|کد مقاله||کد نشریه||سال انتشار||مقاله انگلیسی||ترجمه فارسی||نسخه تمام متن|
|368256||621572||2015||7 صفحه PDF||سفارش دهید||دانلود رایگان|
SummaryPurposeEffective communication among healthcare workers is critically important for patient safety and quality care. The purpose of this pilot study was to evaluate outcomes of a workshop designed to teach Chinese nursing students to use the Situation–Background–Assessment–Recommendation (SBAR) communication tool and examine their attitudes toward utilizing SBAR as a communication tool.MethodA convenience sample of 18 master's degree nursing students at a Chinese university was introduced to SBAR through a workshop. The workshop combined the SBAR tool, video-stimulated recall and role-play case scenarios to illustrate potential positive and negative communication-related patient outcomes. Students completed a 12-item questionnaire before and after participating in the workshop. Four of the items examined the four elements of the SBAR tool (situation, background, assessment, recommendation, score range 0–20), and eight of the items evaluated students' self-perceived attitudes towards utilizing the SBAR tool in their clinical practice (score range 0–40).ResultsPre- and post-workshop scores on the four elements of the SBAR tool demonstrate significant improvement in knowledge of SBAR (14.0 ± 2.9 vs. 16.6 ± 2.2, respectively; p = 0.009). Pre- and post-workshop scores on the items testing students' self-perceived abilities also demonstrate significant improvement (26.9 ± 3.5 vs. 32.6 ± 4.5, respectively; p < 0.01) in using SBAR. Total scores increased significantly from 40.9 ± 5.0 to 49.2 ± 5.9 (p < 0.01). Moreover, 93.8% of the students agreed and strongly agreed that they would use SBAR during clinical practice.ConclusionParticipating in the SBAR workshop in combination with video-stimulated recall and role-play case scenarios significantly improved the Chinese nursing students' knowledge of SBAR and their self-perceived attitudes towards using SBAR tool. Future studies using a larger sample size and longer post-workshop follow-up are needed to confirm the long-term benefits of the workshop.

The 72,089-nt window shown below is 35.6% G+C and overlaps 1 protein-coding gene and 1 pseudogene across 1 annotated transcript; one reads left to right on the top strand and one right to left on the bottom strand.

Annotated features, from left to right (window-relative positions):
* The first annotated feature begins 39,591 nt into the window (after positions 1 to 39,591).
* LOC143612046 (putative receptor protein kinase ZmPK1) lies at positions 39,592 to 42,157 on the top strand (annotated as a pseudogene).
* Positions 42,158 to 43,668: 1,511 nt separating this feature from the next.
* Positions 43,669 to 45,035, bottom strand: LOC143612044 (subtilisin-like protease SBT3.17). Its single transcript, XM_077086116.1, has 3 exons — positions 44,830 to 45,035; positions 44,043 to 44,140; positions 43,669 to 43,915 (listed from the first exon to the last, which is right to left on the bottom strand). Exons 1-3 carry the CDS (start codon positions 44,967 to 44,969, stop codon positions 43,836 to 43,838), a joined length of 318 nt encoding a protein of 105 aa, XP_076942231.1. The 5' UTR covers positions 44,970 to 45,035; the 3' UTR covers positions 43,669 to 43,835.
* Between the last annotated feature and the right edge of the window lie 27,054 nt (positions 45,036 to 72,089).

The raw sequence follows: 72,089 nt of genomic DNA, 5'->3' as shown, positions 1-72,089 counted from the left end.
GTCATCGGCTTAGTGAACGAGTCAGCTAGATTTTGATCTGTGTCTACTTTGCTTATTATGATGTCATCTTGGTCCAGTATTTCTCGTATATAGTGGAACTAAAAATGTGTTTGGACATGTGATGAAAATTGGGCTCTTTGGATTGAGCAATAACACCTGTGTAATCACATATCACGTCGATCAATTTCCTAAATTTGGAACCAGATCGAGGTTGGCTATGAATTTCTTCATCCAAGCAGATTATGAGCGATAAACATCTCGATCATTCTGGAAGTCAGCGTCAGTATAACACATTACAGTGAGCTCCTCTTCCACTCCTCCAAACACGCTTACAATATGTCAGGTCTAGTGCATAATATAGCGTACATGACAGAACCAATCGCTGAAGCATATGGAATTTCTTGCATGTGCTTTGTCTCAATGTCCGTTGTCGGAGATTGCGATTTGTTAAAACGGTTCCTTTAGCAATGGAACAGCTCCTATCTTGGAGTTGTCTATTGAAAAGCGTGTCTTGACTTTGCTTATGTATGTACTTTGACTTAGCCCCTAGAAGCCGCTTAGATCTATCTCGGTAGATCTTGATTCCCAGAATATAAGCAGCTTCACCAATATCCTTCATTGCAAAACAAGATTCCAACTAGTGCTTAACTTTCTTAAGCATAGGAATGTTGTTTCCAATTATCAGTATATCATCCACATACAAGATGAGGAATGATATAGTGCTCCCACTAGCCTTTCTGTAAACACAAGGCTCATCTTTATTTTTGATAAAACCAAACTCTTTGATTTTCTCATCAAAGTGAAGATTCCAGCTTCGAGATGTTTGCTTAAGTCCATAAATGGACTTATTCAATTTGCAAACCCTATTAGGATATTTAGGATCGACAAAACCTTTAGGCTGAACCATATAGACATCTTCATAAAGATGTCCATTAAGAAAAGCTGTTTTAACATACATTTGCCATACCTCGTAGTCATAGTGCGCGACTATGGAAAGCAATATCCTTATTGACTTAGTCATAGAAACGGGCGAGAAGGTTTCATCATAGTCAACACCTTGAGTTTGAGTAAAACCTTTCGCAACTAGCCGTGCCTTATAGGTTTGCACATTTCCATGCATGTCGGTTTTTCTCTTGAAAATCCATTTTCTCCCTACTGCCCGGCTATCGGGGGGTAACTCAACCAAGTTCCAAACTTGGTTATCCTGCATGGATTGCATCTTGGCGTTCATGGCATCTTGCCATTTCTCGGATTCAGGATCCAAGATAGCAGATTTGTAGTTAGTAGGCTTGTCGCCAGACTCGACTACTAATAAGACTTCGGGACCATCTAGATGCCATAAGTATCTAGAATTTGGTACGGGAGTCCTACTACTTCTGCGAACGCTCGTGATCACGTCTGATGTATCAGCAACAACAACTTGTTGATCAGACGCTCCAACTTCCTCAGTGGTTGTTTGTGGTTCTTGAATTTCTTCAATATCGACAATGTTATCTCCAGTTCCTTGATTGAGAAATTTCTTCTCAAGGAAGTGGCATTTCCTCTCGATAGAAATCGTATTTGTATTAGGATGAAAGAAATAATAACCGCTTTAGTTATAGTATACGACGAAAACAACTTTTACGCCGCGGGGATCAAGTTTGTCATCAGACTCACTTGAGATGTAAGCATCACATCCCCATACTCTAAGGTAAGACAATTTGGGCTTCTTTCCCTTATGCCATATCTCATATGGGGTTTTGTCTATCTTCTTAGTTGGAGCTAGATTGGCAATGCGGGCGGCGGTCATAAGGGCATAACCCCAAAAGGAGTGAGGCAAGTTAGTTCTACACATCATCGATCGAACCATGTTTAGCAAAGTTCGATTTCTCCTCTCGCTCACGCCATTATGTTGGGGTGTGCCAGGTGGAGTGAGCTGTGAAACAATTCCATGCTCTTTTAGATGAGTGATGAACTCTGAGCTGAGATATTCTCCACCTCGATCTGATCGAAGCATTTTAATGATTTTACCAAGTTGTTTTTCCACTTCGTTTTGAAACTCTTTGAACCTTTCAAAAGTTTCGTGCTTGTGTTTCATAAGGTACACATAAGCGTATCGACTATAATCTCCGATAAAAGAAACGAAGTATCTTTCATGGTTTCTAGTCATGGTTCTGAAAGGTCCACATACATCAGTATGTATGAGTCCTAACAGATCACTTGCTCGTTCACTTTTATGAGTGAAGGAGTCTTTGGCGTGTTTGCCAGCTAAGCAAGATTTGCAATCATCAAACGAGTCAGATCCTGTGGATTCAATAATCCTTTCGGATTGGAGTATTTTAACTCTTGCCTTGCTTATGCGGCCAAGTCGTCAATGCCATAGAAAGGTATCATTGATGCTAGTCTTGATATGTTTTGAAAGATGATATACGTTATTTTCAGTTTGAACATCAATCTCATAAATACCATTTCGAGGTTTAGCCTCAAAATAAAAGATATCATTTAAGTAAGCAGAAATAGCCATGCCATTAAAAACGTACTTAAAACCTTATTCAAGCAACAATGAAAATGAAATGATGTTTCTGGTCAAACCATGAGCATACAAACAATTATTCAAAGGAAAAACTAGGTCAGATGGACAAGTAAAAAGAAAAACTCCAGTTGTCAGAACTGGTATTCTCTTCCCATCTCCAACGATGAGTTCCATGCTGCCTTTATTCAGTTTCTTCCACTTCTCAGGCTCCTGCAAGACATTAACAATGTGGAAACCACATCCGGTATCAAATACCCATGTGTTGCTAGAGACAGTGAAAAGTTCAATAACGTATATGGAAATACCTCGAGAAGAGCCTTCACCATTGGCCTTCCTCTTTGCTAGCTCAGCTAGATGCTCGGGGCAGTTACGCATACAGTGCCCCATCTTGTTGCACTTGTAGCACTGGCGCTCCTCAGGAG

Journal: Nurse Education Today - Volume 35, Issue 7, July 2015, Pages 881–887